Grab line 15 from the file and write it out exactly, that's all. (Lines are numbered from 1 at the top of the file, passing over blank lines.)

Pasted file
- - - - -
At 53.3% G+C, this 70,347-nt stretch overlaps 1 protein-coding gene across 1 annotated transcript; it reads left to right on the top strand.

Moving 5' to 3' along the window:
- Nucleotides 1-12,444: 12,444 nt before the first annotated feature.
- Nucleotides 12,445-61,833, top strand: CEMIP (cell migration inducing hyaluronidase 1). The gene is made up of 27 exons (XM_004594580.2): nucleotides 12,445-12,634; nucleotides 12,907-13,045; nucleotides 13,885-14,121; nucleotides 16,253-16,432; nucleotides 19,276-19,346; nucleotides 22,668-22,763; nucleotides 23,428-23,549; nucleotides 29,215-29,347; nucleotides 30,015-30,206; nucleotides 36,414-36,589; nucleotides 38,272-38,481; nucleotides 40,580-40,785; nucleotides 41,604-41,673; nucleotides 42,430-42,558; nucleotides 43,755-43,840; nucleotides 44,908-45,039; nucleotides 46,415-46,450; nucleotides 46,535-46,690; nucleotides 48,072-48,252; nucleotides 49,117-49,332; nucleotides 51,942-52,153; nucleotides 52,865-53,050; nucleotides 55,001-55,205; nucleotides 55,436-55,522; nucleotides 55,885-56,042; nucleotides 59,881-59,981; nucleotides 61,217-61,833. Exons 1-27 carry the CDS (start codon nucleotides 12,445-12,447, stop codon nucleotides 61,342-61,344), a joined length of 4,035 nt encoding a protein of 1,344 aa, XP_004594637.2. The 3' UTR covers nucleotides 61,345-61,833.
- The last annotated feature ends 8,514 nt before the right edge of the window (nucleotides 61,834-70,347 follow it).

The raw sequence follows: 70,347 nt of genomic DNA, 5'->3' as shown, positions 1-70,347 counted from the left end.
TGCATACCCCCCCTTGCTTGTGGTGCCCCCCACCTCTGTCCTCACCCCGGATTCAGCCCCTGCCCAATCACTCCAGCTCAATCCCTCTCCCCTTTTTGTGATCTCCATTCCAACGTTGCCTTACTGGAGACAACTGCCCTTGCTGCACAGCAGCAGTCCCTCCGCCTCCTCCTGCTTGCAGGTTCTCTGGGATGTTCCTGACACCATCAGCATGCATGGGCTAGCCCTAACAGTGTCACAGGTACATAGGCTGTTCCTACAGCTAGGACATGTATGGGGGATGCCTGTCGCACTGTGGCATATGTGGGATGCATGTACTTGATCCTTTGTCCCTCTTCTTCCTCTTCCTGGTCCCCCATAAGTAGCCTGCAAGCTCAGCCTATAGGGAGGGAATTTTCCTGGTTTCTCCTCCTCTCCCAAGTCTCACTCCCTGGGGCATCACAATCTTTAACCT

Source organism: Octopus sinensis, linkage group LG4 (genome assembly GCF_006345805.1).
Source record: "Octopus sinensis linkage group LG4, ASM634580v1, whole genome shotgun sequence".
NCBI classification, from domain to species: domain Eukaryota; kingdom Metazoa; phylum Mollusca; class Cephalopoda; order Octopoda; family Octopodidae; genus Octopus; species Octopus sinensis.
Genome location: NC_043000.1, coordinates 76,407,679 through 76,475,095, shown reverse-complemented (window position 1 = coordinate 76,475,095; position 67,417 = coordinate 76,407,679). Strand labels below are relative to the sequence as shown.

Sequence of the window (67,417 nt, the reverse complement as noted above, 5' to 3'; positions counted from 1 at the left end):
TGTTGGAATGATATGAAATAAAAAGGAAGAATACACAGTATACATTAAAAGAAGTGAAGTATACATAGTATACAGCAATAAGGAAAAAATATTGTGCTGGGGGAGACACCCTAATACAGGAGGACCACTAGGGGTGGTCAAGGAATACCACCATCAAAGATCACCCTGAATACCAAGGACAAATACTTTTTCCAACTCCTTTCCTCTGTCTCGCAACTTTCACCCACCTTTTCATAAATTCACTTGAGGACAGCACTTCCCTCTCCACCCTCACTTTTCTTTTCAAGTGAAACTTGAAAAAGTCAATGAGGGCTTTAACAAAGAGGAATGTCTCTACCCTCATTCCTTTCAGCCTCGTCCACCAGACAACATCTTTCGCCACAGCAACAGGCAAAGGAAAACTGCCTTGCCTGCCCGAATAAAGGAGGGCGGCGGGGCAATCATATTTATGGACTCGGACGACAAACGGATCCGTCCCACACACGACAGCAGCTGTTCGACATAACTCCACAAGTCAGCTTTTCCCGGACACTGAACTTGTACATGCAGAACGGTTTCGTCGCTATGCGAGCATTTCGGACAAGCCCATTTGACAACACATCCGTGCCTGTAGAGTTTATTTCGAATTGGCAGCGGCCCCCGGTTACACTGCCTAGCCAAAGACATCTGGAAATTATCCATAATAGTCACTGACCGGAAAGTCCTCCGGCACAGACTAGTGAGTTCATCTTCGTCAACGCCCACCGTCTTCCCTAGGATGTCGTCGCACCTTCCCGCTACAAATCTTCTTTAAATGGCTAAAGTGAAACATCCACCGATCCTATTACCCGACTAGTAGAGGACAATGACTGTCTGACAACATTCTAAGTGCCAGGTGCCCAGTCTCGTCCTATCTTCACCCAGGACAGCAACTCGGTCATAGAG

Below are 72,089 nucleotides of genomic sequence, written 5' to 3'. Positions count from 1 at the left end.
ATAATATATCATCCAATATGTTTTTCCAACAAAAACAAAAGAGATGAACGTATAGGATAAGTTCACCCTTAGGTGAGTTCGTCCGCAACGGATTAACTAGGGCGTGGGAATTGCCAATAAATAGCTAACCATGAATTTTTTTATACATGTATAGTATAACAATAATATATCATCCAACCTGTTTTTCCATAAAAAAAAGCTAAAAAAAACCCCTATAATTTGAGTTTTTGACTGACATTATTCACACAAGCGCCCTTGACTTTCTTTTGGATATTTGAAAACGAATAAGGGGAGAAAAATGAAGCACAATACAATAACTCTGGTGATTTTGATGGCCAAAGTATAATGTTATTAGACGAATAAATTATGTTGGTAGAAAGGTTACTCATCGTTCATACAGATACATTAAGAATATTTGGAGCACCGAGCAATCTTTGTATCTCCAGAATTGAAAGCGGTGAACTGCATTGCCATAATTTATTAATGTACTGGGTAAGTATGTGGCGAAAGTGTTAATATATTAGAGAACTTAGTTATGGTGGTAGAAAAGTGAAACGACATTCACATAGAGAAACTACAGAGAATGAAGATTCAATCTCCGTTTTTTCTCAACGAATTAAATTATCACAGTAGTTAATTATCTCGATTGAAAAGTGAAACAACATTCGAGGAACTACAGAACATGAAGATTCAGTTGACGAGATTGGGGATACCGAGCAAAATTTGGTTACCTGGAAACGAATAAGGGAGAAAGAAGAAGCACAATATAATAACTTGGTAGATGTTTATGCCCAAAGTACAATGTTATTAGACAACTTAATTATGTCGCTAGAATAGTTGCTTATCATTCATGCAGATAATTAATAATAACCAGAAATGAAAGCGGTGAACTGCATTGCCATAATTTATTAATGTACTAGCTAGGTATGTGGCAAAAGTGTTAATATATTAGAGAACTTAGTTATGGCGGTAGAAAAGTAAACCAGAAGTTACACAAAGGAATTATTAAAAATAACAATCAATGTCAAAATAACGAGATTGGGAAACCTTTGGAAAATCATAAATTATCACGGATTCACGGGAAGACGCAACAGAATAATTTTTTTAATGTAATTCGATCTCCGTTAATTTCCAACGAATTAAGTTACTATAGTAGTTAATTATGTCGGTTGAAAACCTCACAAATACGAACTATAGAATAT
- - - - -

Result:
ATAATATATCATCCAATATGTTTTTCCAACAAAAACAAAAGAGATGAACGTATAGGATAAGTTCACCCTTAGGTGAGTTCGTCCGCAACGGATTAACTAGGGCGTGGGAATTGCCAATAAATAGCTAACCATGAATTTTTTTATACATGTATAGTATAACAATAATATATCATCCAACCTGTTTTTCCATAAAAAAAAGCTAAAAAAAACCCCTATAATTTGAGTTTTTGACTGACATTATTCACACAAGCGCCCTTGACTTTCTTTTGGATATTTGAAAACGAATAAGGGGAGAAAAATGAAGCACAATACAATAACTCTGGTGATTTTGATGGCCAAAGTATAATGTTATTAGACGAATAAATTATGTTGGTAGAAAGGTTACTCATCGTTCATACAGATACATTAAGAATATTTGGAGCACCGAGCAATCTTTGTATCTCCAGAATTGAAAGCGGTGAACTGCATTGCCATAATTTATTAATGTACTGGGTAAGTATGTGGCGAAAGTGTTAATATATTAGAGAACTTAGTTATGGTGGTAGAAAAGTGAAACGACATTCACATAGAGAAACTACAGAGAATGAAGATTCAATCTCCGTTTTTTCTCAACGAATTAAATTATCACAGTAGTTAATTATCTCGATTGAAAAGTGAAACAACATTCGAGGAACTACAGAACATGAAGATTCAGTTGACGAGATTGGGGATACCGAGCAAAATTTGGTTACCTGGAAACGAATAAGGGAGAAAGAAGAAGCACAATATAATAACTTGGTAGATGTTTATGCCCAAAGTACAATGTTATTAGACAACTTAATTATGTCGCTAGAATAGTTGCTTATCATTCATGCAGATAATTAATAATAACCAGAAATGAAAGCGGTGAACTGCATTGCCATAATTTATTAATGTACTAGCTAGGTATGTGGCAAAAGTGTTAATATATTAGAGAACTTAGTTATGGCGGTAGAAAAGTAAACCAGAAGTTACACAAAGGAATTATTAAAAATAACAATCAATGTCAAAATAACGAGATTGGGAAACCTTTGGAAAATCATAAATTATCACGGATTCACGGGAAGACGCAACAGAATAATTTTTTTAATGTAATTCGATCTCCGTTAATTTCCAACGAATTAAGTTACTATAGTAGTTAATTATGTCGGTTGAAAACCTCACAAATACGAACTATAGAATAT